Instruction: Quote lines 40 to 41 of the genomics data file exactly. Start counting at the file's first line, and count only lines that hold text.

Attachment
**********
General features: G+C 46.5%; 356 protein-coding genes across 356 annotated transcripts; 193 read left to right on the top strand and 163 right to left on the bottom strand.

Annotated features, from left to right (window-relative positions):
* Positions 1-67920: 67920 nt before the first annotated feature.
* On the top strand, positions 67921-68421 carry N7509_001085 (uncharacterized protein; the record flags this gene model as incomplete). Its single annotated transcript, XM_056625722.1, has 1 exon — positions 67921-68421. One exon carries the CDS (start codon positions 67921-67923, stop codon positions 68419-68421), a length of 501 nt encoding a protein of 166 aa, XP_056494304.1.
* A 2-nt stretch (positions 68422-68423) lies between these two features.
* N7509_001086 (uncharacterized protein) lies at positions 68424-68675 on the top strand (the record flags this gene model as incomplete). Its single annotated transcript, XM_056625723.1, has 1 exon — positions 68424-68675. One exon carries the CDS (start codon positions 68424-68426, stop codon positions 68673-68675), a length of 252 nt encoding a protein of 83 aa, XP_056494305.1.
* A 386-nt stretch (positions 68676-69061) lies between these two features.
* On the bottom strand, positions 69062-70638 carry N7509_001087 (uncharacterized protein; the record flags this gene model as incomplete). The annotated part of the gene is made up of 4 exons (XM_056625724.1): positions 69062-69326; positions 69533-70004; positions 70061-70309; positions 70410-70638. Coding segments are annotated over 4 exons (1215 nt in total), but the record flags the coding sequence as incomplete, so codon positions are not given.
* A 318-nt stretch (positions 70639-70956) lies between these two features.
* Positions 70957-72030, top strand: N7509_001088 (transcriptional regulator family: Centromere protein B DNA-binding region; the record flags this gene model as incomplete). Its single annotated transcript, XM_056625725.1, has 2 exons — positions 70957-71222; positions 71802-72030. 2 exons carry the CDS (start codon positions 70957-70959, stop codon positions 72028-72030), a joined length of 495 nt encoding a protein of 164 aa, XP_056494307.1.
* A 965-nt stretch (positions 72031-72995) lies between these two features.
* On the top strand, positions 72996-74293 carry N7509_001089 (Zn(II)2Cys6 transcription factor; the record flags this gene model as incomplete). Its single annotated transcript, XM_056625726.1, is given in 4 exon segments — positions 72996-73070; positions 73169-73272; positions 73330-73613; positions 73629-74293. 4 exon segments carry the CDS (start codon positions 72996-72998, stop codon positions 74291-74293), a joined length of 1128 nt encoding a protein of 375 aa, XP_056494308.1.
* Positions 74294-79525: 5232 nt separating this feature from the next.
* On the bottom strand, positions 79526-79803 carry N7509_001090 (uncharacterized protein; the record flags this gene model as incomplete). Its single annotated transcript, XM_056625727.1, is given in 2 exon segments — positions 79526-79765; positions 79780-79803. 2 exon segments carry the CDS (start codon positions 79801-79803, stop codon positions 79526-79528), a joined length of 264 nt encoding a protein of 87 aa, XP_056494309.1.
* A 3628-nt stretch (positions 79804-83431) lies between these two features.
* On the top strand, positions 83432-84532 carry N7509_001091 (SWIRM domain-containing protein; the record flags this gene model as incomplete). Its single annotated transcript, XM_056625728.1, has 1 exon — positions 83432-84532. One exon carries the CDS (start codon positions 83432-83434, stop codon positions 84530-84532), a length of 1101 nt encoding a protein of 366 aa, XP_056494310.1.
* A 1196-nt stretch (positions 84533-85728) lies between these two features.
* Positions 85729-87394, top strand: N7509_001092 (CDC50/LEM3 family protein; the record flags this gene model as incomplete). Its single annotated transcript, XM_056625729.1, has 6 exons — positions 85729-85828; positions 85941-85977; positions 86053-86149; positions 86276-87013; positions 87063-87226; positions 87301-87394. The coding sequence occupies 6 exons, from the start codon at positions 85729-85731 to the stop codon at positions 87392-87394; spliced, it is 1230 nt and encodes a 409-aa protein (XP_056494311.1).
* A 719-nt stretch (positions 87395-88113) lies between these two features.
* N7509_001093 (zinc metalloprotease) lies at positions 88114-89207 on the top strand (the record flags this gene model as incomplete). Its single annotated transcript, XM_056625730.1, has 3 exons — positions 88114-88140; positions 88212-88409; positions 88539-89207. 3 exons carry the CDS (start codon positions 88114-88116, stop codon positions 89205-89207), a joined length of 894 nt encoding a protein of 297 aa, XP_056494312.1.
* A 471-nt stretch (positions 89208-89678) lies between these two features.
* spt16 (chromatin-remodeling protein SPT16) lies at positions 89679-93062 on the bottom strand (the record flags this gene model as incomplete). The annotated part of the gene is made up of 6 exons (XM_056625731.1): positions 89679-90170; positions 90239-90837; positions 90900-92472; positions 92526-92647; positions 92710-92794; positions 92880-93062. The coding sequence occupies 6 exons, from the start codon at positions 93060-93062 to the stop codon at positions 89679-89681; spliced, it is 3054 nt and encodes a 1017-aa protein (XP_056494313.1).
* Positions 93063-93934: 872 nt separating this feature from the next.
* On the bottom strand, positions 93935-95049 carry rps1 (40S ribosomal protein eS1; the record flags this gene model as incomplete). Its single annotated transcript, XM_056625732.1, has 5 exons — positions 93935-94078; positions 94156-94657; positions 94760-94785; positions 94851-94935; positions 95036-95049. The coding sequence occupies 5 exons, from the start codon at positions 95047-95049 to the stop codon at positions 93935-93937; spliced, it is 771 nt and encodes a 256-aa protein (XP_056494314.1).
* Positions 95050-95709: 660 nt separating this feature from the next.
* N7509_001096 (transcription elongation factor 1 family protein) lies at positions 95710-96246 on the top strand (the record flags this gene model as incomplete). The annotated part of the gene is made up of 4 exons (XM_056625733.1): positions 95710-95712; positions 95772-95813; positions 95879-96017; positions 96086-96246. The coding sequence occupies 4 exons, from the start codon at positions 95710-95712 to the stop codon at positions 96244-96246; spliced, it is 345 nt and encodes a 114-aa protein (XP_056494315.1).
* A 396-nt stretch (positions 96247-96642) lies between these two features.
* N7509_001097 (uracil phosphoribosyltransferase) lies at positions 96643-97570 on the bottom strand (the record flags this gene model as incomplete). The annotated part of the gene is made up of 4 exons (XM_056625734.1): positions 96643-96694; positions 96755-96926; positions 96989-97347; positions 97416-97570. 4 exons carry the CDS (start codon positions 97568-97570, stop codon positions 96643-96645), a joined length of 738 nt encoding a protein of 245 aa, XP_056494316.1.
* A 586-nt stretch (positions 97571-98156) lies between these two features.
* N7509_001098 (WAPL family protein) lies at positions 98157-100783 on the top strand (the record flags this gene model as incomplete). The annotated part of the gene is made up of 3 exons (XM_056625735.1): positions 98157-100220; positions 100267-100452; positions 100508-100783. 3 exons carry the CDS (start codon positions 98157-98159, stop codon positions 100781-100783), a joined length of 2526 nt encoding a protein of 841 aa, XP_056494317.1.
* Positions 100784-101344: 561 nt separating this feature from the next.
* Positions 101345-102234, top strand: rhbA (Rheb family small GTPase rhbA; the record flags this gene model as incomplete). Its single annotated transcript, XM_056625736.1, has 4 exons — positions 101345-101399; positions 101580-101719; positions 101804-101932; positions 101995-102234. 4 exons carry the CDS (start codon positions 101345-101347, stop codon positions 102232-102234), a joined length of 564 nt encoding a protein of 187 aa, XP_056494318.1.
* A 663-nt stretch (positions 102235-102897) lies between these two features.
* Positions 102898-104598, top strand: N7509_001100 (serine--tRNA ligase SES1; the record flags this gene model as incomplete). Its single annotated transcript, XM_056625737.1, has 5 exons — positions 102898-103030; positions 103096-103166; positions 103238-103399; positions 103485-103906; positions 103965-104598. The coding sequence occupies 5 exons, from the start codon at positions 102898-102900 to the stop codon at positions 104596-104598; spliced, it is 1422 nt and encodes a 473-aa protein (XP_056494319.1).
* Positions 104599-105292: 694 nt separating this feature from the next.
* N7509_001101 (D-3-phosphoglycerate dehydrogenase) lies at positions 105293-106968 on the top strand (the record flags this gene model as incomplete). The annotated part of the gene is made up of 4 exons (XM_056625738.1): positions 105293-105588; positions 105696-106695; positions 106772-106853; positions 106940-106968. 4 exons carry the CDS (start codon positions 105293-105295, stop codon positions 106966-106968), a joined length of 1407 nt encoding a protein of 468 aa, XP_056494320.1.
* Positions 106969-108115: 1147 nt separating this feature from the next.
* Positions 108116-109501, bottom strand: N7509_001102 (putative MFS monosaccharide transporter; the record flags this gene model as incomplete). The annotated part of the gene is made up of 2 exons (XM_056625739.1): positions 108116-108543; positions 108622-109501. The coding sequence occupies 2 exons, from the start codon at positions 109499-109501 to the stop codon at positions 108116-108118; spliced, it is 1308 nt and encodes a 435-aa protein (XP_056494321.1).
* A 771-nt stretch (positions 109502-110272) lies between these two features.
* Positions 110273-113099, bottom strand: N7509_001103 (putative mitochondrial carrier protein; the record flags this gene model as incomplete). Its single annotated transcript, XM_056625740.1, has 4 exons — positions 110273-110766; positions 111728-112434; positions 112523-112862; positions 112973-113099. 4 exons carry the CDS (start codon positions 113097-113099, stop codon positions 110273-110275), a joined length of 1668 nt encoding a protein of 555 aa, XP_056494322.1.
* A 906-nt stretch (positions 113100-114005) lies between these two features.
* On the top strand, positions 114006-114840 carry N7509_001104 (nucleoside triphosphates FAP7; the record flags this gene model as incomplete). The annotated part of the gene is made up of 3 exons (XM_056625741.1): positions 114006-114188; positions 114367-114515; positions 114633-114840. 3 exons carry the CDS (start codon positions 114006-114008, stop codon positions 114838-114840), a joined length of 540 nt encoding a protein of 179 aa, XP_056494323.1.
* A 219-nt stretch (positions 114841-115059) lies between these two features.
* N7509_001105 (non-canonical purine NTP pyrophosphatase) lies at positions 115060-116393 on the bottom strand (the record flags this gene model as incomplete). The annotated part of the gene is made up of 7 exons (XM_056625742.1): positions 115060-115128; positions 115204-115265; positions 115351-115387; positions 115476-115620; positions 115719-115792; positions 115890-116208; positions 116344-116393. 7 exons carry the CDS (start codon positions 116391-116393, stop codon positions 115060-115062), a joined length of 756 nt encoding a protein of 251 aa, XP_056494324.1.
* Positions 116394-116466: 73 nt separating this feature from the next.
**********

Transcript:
* Positions 110273-113099, bottom strand: N7509_001103 (putative mitochondrial carrier protein; the record flags this gene model as incomplete). Its single annotated transcript, XM_056625740.1, has 4 exons — positions 110273-110766; positions 111728-112434; positions 112523-112862; positions 112973-113099. 4 exons carry the CDS (start codon positions 113097-113099, stop codon positions 110273-110275), a joined length of 1668 nt encoding a protein of 555 aa, XP_056494322.1.
* A 906-nt stretch (positions 113100-114005) lies between these two features.